Nearly two years ago, the “audacity of hope” worked for presidential candidate Barack Obama.
But now, it’s time for President Obama and his Democratic operatives to kick the audacity part up a few notches.
That’s because the wave of hope that swept Obama into the Oval Office, the hope that led many black people to vote for the first time and many white voters to vote for a black man, is being flattened by the politics of fear.
Obama barely had time to settle in before the GOP and their wingnut brethren – the tea partiers – began planting doubts in the minds of voters about the black man to whom they had entrusted the nation’s highest office.
They did this not through any honest debate, but by linking Obama’s attempts to govern to Americans’ worse nightmares and stereotypes.
Health care reform? Socialism.
Obama’s plans to address children on the first day of school? Hitlerism.
His inability to plug the ruptured well gushing oil into the Gulf of Mexico – a disaster that top scientists have been unable to quell? Inattentiveness.
Obama’s failure to fix an economy in 18 months that his white predecessor took eight years to wreck? Incompetence.
It’s all ridiculous, of course. But sadly, some of it seems to be working.
According to a Washington Post – ABC poll, Obama’s approval rating among whites has dropped from around 60 percent since the start of his presidency to just over 40 percent now. Independents are leaning Republican, and GOP voters are more enthusiastic about voting in the midterm elections than Democratic voters.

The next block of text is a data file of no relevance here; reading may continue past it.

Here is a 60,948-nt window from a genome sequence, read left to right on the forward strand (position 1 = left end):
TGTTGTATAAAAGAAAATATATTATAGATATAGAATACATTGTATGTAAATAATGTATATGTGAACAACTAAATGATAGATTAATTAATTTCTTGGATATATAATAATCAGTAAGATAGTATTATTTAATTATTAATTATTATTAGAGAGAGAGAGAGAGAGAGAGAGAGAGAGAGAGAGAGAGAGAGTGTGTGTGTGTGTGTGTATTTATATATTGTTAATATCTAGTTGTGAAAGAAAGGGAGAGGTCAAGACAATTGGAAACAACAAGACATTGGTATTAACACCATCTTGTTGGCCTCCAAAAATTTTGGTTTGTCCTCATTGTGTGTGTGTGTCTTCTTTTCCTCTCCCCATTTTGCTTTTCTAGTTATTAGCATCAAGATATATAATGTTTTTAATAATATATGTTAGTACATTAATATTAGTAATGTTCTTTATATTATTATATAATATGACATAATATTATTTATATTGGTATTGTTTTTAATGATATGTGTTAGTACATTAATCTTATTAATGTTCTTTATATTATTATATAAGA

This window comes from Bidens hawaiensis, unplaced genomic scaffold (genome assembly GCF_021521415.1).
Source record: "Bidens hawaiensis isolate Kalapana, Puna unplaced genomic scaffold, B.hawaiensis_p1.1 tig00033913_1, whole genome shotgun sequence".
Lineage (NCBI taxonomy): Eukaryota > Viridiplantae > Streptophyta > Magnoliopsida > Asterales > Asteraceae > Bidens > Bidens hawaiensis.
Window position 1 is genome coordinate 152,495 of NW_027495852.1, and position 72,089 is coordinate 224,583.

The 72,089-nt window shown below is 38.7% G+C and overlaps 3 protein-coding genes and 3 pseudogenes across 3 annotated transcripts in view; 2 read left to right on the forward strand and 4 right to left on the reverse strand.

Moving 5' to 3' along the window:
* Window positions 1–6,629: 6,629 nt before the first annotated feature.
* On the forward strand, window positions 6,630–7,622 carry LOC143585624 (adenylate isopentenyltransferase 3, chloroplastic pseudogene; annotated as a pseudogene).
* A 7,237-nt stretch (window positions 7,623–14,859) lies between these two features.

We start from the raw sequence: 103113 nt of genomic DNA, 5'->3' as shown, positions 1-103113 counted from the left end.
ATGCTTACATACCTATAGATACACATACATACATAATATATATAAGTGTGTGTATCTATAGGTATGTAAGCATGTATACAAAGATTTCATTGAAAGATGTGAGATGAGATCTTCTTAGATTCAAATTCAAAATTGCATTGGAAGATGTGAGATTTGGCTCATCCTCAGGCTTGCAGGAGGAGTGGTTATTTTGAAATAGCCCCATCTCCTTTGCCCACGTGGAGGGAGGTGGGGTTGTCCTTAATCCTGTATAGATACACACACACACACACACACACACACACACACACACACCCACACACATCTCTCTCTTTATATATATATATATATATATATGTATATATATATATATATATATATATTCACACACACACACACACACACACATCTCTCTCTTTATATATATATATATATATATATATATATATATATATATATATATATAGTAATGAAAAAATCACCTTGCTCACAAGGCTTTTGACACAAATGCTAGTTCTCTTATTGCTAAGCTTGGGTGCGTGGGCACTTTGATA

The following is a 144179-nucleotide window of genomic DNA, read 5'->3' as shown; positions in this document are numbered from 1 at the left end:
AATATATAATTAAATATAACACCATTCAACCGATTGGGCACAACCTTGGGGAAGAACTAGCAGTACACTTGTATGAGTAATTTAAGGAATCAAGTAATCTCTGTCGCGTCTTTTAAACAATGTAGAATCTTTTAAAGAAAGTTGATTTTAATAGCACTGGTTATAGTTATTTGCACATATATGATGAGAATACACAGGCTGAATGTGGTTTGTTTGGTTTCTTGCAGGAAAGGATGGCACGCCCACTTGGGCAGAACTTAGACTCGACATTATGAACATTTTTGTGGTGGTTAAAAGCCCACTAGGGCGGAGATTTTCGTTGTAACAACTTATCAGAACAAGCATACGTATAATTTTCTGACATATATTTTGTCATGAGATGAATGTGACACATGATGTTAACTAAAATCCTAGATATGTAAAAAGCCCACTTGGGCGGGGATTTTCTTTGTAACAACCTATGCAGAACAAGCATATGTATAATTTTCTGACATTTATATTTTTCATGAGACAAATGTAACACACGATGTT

On top of that, strategists say that if white voter turnout returns to its 2006 midterm levels, it could mean devastating losses for the Democrats and Obama’s agenda.
Those numbers tell me that it’s past time for Democrats and Obama to lay on the audacity.
According to the Washington Post, the Democratic National Committee is spending millions to conjure the 2008 model that got Obama elected to get record numbers of blacks and Latinos to turn out to vote in the midterms.
This time, though, Democrats ought to drive home the point to black voters, voters who may not be inspired enough to make a trip to the polls without Obama on the ballot, that they need to vote – and not simply to support the president’s agenda.